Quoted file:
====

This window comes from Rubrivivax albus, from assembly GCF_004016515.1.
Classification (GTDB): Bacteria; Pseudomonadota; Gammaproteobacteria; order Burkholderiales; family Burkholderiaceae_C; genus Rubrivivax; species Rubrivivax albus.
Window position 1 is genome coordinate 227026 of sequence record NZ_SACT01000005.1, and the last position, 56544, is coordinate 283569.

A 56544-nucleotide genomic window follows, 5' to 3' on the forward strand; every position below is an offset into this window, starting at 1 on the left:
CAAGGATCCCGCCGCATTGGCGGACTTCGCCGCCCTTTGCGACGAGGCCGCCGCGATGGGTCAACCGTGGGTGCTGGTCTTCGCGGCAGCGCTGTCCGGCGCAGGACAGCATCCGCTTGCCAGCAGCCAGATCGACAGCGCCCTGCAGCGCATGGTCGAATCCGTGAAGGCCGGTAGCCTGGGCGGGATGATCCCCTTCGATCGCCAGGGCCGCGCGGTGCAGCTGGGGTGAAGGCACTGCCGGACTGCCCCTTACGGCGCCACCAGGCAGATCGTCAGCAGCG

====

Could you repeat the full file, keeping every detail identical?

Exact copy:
This window comes from Rubrivivax albus, from assembly GCF_004016515.1.
Classification (GTDB): Bacteria; Pseudomonadota; Gammaproteobacteria; order Burkholderiales; family Burkholderiaceae_C; genus Rubrivivax; species Rubrivivax albus.
Window position 1 is genome coordinate 227026 of sequence record NZ_SACT01000005.1, and the last position, 56544, is coordinate 283569.

A 56544-nucleotide genomic window follows, 5' to 3' on the forward strand; every position below is an offset into this window, starting at 1 on the left:
CAAGGATCCCGCCGCATTGGCGGACTTCGCCGCCCTTTGCGACGAGGCCGCCGCGATGGGTCAACCGTGGGTGCTGGTCTTCGCGGCAGCGCTGTCCGGCGCAGGACAGCATCCGCTTGCCAGCAGCCAGATCGACAGCGCCCTGCAGCGCATGGTCGAATCCGTGAAGGCCGGTAGCCTGGGCGGGATGATCCCCTTCGATCGCCAGGGCCGCGCGGTGCAGCTGGGGTGAAGGCACTGCCGGACTGCCCCTTACGGCGCCACCAGGCAGATCGTCAGCAGCG